The European Gaming and Betting Association (EGBA), the trade organization representing most of Europe’s online gambling companies called the European Commission to harmonize laws and to protect consumers.
Also, numerous EU operators lodged formal complaint to the European Commission against the new German internet casino regulations.
The complaint against the new German gambling laws is based on grounds of their incompatibility with the EU treaty.
EGBA believes that it is essential to have a common EU legislation for online gambling. There is no use in having 27 different laws and 27 “mini-markets”. The EGBA wants to see EU-wide, sector specific laws that regulate the market.
The European Commission’s Communication and Action Plan on Online Gambling expected to be delivered in October.
EGBA Secretary General Sigrid Ligne commented on Tuesday: “We deplore the situation today where we see ‘27 mini-markets’ for gambling in Europe. We are calling for the introduction of European rules to ensure proper protection for consumers and maintain a crime-free environment throughout the EU, while affording open, fair and transparent licensing conditions for EU-regulated operators.”
Ligne added: “We urge the European Commission to handle our complaint urgently as Germany is in the process of allocating licenses on the basis of a highly contentious tendering procedure which appears, on the basis of an accumulation of evidence, not to be designed to pursue the declared purpose of conducting an open, fair and transparent Europe-wide call for bids.”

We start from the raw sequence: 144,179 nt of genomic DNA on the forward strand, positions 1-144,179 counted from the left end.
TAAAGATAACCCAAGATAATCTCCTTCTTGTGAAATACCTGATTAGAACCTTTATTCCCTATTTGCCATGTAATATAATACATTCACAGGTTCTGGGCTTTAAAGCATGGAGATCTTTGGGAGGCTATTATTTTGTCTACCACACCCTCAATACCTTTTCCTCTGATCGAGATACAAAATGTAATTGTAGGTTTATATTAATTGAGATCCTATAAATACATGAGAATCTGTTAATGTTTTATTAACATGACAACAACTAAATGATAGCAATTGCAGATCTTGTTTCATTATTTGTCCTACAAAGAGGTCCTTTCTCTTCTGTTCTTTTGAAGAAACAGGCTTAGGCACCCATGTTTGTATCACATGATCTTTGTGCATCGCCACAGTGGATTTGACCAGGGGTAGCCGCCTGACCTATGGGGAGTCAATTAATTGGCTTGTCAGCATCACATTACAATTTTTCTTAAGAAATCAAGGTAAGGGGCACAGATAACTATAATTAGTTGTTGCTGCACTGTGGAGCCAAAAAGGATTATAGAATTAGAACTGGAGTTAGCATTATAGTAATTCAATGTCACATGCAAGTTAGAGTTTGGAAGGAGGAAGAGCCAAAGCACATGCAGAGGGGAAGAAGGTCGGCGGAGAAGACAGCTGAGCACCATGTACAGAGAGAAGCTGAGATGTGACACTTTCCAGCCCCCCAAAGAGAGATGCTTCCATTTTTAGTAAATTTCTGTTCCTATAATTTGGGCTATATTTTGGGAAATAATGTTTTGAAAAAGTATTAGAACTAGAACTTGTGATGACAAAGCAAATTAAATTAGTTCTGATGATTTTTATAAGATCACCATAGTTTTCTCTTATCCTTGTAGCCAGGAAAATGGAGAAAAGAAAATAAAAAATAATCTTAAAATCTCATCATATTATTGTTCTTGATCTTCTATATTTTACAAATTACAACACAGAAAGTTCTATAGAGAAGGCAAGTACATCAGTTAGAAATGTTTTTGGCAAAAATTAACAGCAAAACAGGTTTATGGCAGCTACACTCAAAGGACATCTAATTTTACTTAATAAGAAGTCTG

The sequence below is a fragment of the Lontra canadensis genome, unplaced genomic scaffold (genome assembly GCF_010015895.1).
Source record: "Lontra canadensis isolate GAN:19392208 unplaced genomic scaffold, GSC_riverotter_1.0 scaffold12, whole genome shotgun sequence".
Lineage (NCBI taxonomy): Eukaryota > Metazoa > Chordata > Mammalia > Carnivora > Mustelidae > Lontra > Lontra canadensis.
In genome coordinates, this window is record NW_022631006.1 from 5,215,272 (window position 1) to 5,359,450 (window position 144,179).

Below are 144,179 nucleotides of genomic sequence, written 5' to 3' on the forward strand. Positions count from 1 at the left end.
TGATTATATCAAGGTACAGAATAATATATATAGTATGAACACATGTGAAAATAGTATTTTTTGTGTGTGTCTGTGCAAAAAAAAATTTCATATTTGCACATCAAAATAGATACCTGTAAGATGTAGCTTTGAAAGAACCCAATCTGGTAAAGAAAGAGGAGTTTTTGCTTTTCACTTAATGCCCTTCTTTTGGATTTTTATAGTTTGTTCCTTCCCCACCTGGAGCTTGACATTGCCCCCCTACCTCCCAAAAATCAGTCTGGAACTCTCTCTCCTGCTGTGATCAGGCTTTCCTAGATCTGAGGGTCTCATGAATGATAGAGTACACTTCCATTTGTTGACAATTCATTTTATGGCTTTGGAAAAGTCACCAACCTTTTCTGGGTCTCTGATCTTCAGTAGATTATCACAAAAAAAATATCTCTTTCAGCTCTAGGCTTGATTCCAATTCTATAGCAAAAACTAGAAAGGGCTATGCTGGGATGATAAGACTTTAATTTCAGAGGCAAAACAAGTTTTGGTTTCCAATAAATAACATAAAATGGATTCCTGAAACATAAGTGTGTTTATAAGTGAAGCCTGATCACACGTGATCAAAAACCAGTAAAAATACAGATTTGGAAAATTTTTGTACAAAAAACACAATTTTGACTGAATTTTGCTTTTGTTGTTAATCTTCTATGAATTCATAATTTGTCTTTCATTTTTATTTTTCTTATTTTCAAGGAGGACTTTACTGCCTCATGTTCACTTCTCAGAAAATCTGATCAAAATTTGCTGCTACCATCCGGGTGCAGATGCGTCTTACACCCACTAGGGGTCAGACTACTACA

Ligne claimed: “Unfortunately, the situation is worsening in a number of jurisdictions. Several Member States have decided to move forward with legislation that is – at best – highly questionable under EU law.”
EGBA Secretary General added: “Some have even gone a step further. If the Commission fails to provide a timetable for reactivating these dormant procedures, and to take rapid action against new offenders, certain Member States will continue to consider that they have ‘carte blanche’ to do as they please.”
Ligne asked the sources delivering online gambling news in Germany: “Can the Commission afford to sit back and ignore an online industry which is set to grow from Euro 8.5 billion in 2010 to Euro 13 billion in 2015?”